Sounds like ground loop hum. Single coils magnify the problem while humbucklers do not get rid of the problem they just cover it up.
I change my board quite a bit and I work to have a totally quite system with no noise on my single coils.
You need to power effects from an isloated port brick, do not daisy chain.
Electrical rule is you can give something higher mA than it needs (to an extent) but NOT less. A lot of guys use those daisy chained power supplies which in some low tech cases might work but end up causing more problems than they solve. Most younger players have little concern for their power supply rigging. I saw one guy on the internet who was using as std 9v 100mA wart to daisy an entire chain. That will work if the sum total of all the pedals is <100mA but it is a bad idea. (Sum total of all the pedals mA currents should be well less than the max rated output of the common supply.) Most quality power bricks have plenty of mA supply. Are you getting any bad pops from any true by-pass pedals?
That is a sure sign of ground problems. Fulltone used to do this to me all the time with bad popping due to by-pass pedals building a charge on the switch. I remove all the batteries from my pedals and everything gets fed from a BBE Supra-Charger that gets its power from a Furman power conditioner filter. Never underestimate the importance of your power feeds.
Getting rid of the batteries solves a lot of ground loop and charging problems. Some complain "what if the power goes out the batteries are like a backup". Seriously if the power goes out so does my amp, so sound is down. Besides I bloody hate batteries. Effects will almost always sound better and work to their full design w a good fixed and regulated power supply. Another problem with board noise is from the design of certain pedals which cause the tubes to become more sensitive to interference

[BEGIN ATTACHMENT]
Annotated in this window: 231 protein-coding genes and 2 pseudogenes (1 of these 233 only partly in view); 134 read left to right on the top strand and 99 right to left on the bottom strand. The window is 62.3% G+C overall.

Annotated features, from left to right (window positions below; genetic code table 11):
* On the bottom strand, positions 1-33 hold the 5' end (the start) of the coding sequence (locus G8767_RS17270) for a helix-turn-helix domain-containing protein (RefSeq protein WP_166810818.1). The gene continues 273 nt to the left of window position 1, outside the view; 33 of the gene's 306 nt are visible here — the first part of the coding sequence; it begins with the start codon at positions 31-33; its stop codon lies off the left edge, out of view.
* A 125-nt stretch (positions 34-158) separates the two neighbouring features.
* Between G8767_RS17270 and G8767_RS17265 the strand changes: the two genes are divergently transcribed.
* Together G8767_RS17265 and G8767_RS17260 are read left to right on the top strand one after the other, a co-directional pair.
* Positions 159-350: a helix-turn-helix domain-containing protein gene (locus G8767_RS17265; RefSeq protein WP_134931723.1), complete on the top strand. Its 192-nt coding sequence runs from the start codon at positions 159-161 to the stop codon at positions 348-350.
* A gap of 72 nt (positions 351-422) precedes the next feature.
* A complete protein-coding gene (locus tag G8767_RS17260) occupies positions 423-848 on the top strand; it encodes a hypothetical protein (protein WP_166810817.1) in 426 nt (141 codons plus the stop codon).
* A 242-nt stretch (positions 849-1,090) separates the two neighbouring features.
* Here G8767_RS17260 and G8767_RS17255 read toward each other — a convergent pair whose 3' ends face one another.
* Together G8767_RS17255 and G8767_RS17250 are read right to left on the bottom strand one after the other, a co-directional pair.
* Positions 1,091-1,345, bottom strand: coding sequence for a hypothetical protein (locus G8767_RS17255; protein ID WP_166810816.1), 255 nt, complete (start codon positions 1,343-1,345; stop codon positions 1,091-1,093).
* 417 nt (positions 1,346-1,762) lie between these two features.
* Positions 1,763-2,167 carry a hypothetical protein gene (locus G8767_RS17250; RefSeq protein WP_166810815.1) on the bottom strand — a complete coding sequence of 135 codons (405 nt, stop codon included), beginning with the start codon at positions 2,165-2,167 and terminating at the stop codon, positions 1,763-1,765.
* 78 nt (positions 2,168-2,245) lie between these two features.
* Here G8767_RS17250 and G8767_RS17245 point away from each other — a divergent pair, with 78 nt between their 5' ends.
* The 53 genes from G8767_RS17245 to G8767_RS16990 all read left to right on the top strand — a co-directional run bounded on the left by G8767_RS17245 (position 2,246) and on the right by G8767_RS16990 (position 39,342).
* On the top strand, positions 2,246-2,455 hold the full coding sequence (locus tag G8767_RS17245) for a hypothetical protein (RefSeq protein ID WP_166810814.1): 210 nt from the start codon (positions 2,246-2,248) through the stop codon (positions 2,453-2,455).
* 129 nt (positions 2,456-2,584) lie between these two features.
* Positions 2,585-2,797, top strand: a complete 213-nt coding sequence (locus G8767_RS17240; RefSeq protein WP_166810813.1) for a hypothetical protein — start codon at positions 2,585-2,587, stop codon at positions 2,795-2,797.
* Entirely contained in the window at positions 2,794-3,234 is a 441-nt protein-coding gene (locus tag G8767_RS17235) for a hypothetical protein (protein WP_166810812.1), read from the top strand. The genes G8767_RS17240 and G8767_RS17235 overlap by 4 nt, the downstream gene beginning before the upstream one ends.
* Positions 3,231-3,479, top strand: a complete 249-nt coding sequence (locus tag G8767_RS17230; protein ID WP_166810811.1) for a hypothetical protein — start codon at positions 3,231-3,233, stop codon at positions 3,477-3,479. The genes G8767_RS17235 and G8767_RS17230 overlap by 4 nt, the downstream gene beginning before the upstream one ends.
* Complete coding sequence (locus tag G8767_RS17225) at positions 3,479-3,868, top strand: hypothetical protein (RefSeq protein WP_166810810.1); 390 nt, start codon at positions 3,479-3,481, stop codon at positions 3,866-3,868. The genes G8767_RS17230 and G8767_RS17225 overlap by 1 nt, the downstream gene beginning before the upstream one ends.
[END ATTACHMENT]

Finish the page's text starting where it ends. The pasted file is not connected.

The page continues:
(12AX7s are really sensitive to 60 cycle hum and radio) you get radio coming through or the 60 hz cycle hum of the electrical supply magnified by a nearby florescent fixture, when you are not playing.
Been my experience the Vox/JS Satchurator causes this a lot, probably are a lot of others. The solve for this type of interference or hum can be fixed by a Faraday cage, a copper grounded and insulated screen that goes over the V1 tube (see tubestore.com/tube cage like $17). Sometimes really major shielding and grounding on some guitars will kill it but not usually. The importance of a isolated, filitered and surge protected power supply is essential for a good pedal board and to suppy the amp with a constant, clean and regulated voltage.
Some companies will argue the very power cord to your amp will effect the sound of the amp. Do not cheap out anymore than you would use cheap line cables.
A Power Clamp (locks voltage at a constant 100v) Conditioner also helps to filter out noise in the electrical supply. Furman and Carvin made very reasonably priced main 110v supplies, Voodoo Lab and BBE made really good isolated bricks for pedals.
Remember, be sure to match the box's voltage and mA draw. You can give a pedal more mA than it needs but not less. Most pedals draw less than a 100 mA which is the usual port current on bricks. Good ones offer switches and some ports with uo to 200 mA and higher voltage for some rare effects. Never give a box more voltage than it is rated, you will fry it. Some like Fulltones can take a range
of 9-18v. Most are just 9v. I had a Morely Wah last year that was a 300mA draw, no brick could supply it so I ran a separate wart for it from a multi-suuply also fed by the Furman. My Whammy is a 200mA pedal and has a special high current wart.
If you're like me any sort of hum or interference is intollerable on my board. I work to get rid of it and to keep the sound HD.